The Auton Lab
Developing Artificial Intelligence for practical solutions of real world problems
Research Focus Areas
The Auton Lab is interested in the underlying computer science, mathmatics, statistics and AI of detection and exploitation of patterns in data
The Auton Lab is directed by Artur Dubrawski, Jeff Schneider, and Barnabas Poczos but many people contribute to its success.
Andrew Moore Head of AI, Google
- Interested in building probabilistic models efficiently and in developing data structures that make machine learning very scalable and fast.
Artur Dubrawski Research Professor, CMU School of Computer Science
- Interested in researching new machine learning algorithms and data structures to facilitate probabilistic modeling, predictive analysis, interactive exploration, and understanding of data.
Barnabas Poczos Associate Professor, CMU School of Computer Science
- His research interests lie in the theoretical questions of statistics and their applications to machine learning, computer vision, astronomy, and bioinformatics.
Jeff Schneider Research Professor, CMU School of Computer Science
- His research is in learning, optimization, data mining, scheduling, robotics, and intelligent control. Additional areas include navigation, manipulation, vision, and other types of sensing.
Upcoming Events and News
The University of Pittsburgh School of Medicine and Carnegie Mellon University each have been awarded four-year contracts totaling more than $7.2 million from the U.S. Department of Defense to create an autonomous trauma care system that fits in a backpack and can treat and stabilize soldiers injured in remote locations. - Learn More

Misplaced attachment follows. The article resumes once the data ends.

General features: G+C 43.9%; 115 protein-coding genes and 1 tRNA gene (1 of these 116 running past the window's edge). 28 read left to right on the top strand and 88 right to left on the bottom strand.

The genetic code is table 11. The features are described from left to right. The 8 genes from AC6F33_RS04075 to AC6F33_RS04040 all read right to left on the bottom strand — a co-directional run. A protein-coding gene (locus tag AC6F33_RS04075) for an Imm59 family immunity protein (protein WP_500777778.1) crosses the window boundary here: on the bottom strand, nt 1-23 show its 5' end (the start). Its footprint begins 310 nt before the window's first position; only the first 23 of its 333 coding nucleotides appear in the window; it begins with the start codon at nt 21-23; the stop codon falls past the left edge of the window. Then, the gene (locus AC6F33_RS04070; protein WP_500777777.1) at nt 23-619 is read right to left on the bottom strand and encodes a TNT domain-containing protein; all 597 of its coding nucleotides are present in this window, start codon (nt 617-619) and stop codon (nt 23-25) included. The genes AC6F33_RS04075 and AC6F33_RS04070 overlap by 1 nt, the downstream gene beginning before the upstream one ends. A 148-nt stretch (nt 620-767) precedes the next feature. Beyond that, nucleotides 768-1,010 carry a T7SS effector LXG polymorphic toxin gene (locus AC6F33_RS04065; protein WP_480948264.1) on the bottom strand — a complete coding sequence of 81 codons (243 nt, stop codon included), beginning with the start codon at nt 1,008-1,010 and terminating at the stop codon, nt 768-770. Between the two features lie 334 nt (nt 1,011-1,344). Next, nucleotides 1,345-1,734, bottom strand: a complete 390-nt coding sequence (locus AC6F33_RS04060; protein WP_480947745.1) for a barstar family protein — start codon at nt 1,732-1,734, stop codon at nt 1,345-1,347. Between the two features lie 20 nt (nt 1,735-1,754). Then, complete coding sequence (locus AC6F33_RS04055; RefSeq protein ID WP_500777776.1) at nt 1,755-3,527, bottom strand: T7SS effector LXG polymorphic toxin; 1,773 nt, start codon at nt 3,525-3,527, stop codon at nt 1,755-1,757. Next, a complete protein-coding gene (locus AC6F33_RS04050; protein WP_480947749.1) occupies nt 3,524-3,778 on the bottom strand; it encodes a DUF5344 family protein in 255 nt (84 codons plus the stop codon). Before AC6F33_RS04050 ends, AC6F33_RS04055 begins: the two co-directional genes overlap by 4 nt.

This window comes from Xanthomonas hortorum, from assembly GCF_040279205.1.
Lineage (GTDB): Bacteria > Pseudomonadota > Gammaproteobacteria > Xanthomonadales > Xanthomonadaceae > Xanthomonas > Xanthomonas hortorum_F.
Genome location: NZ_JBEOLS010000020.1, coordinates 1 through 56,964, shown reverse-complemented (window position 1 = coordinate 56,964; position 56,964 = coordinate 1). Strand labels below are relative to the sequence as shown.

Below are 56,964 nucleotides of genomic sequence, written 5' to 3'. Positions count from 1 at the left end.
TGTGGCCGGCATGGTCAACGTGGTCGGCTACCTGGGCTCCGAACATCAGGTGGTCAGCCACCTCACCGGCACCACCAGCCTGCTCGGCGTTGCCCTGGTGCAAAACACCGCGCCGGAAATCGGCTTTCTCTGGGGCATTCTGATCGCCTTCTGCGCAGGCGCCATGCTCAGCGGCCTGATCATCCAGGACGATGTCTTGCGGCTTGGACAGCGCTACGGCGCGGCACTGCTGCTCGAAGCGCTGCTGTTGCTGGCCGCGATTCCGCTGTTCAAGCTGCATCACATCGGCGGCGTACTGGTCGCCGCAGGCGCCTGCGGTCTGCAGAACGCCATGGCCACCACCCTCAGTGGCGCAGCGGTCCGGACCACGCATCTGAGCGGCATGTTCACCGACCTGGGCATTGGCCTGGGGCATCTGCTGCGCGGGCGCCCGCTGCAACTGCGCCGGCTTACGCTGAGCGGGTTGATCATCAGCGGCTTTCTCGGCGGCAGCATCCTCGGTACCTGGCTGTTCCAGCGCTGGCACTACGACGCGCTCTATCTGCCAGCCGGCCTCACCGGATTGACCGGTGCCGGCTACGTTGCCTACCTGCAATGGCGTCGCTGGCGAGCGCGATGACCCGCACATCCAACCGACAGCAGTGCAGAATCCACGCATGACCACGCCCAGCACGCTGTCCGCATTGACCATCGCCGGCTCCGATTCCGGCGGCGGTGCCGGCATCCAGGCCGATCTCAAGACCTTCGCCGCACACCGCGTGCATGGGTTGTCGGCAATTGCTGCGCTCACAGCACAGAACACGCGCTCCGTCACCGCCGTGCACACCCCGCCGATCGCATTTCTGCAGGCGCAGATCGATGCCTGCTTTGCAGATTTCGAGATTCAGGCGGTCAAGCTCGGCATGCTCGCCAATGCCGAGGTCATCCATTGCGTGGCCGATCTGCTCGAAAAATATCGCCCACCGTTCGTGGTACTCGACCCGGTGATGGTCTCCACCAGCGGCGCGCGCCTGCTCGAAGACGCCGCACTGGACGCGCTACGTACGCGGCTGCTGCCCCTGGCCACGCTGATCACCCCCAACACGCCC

Congrats to the Traffic Jam team at CMU and Marinus Analytics! Our counter-human-trafficking work in the media: "It is not about the data, it is really about the people" - WQED Just a Minute
2nd Annual HackAuton
Newell Simon Hall
The Auton Lab hackAuton is an annual outreach event focused on celebrating the positive impact AI can have on real-world problems. Students with diverse skills and interests spend a weekend working on one of several challenge problems. While there is an opportunity to compete for top prizes, we set ourselves apart from other hack-a-thons by focusing on the shared experience of all participants. We archive the efforts of students through hosting their code on Github, storing recordings of their final presentations online, and publishing a write up of their efforts to be included in an event proceedings. This way, all participants walk away with an online reference to their hard work which can help all participants build their resume as they go on to become leaders in their respective fields. Learn More